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and rehabilitation came to Wawa eventually, but the school was totally forgotten—until 2008. An initiative by community leaders and an Armed Forces of the Philippines team slowly rebuilt the school, a task which was rounded off with the arrival of the Storybook Drive’s books and ETV package. In Kalabaylabay Elementary School and El Salvador Central School, in Misamis Oriental, the schools not only received the storybooks and ETV package, but also a renovated library and a clinic equipped with furniture, a bed, a medical kit and a nebulizer, as well as various vegetable seeds (for the TYKF Vegetable Garden project) complete with planting calendars and planting guides. TYKF always looks at the broader angle: The children need the books and the medical kits; but they need the seedlings perhaps even more.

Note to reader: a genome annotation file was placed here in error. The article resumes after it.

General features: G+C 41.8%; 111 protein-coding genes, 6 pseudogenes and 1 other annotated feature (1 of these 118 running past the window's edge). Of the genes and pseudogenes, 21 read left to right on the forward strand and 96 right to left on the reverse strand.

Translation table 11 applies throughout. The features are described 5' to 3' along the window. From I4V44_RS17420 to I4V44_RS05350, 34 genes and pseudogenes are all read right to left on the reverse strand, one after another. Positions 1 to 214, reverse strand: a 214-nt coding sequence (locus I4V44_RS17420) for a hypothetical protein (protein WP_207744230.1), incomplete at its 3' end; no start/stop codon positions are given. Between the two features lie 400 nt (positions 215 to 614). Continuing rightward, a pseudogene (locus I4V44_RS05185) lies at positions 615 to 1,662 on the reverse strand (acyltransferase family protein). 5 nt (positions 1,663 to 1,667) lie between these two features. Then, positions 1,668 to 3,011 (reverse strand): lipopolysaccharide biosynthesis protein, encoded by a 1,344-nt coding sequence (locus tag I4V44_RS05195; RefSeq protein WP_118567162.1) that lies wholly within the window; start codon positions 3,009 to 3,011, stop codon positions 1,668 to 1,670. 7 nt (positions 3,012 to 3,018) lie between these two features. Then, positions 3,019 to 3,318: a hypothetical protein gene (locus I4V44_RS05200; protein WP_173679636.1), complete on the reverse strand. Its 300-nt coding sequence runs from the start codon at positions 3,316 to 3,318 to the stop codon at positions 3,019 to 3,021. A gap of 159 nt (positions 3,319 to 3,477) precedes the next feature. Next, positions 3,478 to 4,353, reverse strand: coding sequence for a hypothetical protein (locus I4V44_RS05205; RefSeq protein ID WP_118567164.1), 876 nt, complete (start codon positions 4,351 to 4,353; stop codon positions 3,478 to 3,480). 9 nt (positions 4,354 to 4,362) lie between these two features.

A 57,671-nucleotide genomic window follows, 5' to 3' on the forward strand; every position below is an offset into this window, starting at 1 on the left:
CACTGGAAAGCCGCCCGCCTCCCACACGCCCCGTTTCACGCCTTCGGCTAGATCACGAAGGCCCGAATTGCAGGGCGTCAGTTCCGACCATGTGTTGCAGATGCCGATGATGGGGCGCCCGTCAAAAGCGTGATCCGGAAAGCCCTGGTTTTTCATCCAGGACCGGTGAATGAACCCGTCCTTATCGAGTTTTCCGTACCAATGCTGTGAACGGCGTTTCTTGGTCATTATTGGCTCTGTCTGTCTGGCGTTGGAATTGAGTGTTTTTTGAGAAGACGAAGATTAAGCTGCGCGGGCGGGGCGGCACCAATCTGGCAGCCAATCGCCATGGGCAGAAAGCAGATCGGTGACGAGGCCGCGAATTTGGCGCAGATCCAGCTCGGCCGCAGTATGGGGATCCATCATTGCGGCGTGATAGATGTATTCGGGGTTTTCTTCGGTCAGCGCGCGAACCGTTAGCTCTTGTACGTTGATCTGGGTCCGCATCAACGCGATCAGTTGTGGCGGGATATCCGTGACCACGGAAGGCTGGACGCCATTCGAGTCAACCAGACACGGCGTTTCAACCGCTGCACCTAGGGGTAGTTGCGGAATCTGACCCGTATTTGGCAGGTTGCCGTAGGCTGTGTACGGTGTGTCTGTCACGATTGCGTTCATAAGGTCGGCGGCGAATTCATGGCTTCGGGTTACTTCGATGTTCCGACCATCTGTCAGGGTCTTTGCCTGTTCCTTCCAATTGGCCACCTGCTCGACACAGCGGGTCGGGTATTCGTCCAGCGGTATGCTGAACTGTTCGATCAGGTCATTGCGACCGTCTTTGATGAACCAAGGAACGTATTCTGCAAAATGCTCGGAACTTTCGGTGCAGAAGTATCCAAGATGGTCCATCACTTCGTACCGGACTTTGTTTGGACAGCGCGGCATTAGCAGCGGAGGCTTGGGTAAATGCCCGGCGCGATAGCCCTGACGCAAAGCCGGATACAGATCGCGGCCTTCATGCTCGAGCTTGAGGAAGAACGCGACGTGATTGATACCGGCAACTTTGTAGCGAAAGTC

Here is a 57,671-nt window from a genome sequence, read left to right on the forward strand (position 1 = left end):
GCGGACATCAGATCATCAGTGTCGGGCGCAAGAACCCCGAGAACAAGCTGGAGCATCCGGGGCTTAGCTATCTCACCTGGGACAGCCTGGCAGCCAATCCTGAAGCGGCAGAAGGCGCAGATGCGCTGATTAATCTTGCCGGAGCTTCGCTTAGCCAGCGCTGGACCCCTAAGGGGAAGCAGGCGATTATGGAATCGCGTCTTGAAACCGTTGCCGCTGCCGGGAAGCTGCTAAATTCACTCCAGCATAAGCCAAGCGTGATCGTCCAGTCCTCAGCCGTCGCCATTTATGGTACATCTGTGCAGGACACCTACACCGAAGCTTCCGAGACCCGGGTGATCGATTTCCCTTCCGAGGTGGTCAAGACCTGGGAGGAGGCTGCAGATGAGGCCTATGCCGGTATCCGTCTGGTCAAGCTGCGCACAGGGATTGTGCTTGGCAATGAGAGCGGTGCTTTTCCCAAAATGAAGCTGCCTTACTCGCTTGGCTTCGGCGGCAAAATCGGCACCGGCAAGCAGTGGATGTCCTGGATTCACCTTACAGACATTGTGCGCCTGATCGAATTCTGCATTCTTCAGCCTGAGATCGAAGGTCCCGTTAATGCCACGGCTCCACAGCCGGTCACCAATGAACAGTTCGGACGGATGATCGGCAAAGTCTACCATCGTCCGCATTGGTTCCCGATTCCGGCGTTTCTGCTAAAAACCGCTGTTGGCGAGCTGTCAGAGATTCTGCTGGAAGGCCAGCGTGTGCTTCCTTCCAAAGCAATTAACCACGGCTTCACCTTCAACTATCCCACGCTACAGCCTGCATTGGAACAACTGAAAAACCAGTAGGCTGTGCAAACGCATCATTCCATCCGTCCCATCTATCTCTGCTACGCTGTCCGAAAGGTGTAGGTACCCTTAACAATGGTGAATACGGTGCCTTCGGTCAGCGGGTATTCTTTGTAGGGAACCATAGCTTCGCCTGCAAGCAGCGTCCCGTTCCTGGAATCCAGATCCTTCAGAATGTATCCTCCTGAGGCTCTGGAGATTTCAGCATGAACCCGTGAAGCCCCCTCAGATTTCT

The Tan Yan Kee Library/ The Special Chinese Connection

A

Seeds of Knowledge

(Opposite page) TYKF

staff help the schoolchildren in Misamis Oriental with planting the vegetable seeds (for the Vegetable Garden project). Children hold up planting calendars.